South Africa will not get rid of corruption until it gets rid of cadre deployment, which has resulted in a lack of skills within government entities and a lack of capacity to track financial flows.
This is feedback from Econometrix chief economist Dr Azar Jammine, who told Newzroom Afrika that government departments do not have the capacity to produce financial reports.
While the government has made progress with more municipalities and entities producing financial reports, 65% of state entities still do not have a clean audit.
“The Auditor-General is rightly very concerned about late submissions, particularly from large state-owned enterprises, which is very disturbing,” Jammine said.
Jammine explained that many government entities fail to produce financial reports and performance reports because they rely on hiring external consultants to put them together.
This is despite the fact that they employ people specifically for that purpose.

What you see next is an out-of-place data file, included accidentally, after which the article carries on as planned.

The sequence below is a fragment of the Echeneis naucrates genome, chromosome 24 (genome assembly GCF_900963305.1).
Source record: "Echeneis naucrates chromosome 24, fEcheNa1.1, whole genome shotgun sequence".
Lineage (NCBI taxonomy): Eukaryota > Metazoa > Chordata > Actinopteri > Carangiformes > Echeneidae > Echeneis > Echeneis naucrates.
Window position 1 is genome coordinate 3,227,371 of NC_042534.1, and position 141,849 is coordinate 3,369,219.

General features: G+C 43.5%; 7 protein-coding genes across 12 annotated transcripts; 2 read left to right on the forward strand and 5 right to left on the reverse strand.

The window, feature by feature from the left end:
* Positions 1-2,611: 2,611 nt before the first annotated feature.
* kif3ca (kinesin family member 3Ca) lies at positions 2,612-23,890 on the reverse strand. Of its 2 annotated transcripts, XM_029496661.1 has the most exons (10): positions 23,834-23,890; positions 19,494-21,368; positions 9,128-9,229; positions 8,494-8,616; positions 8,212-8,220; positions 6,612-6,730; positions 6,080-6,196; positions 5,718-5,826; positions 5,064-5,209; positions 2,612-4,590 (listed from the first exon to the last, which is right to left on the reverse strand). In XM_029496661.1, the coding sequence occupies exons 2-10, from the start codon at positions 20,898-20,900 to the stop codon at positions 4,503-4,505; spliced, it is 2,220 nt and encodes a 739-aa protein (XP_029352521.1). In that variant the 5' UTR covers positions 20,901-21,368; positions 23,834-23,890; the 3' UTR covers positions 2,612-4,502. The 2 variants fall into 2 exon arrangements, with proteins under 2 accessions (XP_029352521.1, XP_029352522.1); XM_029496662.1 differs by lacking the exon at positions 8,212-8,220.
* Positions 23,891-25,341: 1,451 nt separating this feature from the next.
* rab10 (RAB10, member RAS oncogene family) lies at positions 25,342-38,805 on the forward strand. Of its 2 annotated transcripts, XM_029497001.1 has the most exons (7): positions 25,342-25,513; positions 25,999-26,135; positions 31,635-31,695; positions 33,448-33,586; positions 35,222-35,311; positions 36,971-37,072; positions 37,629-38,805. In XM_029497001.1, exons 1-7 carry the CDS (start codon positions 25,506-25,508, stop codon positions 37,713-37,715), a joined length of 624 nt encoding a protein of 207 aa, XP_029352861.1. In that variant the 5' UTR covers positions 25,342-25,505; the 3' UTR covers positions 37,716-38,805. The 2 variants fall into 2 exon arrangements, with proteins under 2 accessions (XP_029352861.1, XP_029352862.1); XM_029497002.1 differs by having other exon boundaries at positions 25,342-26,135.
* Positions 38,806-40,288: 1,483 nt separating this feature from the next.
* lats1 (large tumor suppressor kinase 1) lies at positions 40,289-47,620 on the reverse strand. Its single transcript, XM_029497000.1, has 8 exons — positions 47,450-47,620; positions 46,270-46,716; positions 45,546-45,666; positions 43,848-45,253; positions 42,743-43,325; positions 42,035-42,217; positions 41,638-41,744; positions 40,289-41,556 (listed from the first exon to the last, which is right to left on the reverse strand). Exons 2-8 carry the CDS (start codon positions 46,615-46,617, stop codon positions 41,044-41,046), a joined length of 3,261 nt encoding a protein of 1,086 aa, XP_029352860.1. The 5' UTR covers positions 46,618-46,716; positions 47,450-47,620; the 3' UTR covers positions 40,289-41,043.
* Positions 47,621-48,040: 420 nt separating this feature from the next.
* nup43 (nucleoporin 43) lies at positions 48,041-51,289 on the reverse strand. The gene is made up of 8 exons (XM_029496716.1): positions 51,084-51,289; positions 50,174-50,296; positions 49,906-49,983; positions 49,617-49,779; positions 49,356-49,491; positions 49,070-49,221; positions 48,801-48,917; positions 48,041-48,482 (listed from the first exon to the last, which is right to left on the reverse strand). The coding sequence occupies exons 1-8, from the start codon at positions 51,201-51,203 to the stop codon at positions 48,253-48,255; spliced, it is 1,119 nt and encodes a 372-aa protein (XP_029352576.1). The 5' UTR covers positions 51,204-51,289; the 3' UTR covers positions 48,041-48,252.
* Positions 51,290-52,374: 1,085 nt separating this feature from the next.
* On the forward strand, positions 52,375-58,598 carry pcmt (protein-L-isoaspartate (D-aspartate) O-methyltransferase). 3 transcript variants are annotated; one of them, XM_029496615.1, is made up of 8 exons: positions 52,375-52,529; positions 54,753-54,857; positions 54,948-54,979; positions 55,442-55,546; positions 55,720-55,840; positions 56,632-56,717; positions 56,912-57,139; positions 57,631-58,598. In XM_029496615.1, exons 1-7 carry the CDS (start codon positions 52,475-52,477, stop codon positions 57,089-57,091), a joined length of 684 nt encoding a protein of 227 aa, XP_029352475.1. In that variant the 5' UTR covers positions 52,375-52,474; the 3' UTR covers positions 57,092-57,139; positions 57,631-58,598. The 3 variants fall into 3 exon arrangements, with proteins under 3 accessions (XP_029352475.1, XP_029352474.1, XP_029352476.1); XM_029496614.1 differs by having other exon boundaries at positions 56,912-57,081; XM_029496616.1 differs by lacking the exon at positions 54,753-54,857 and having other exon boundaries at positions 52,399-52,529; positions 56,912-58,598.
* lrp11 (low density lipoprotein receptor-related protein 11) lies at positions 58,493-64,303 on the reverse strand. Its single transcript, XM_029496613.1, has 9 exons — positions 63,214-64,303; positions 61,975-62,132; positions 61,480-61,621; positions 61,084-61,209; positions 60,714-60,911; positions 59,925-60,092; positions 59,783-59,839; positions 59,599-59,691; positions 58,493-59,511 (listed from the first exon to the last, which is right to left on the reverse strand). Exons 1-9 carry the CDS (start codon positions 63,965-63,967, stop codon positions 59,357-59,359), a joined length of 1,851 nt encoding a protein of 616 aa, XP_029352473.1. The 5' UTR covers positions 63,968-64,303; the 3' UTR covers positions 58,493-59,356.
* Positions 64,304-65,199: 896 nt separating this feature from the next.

“Therein lies the problem,” Jammine said. “Until we get rid of cadre deployment, I do not think we will ever get rid of this problem in its entirety.”
The Auditor-General estimated that R22 billion will be lost to irregular and wasteful expenditure during the term ending next year.
“This speaks to a lack of planning and a lack of skills within these entities to actually abide by the rules,” Jammine said.
He said this is a significant weakness in South Africa, costing the country’s economy dearly as services are often not delivered, late or over budget.
“This arises from the fact that many people were put into positions of authority who were not properly trained and did not have the competence to occupy these positions.”
Furthermore, many competent people were retrenched to make space for less competent individuals because of their loyalty towards the ruling party.
“That is one of the huge fault lines that we have within governance in South Africa.”
“Unfortunately, it is also a process that has unravelled and is difficult to arrest given that it has almost got a momentum of its own now, with people relying on it to get what they want,” he said.
However, there is a glimmer of hope as the Auditor-General noted an improvement in the number of municipalities producing financial reports and clean audits.
“These improvements may indicate that we are starting to penetrate the vicious cycle of decline that we have been seeing,” Jammine said.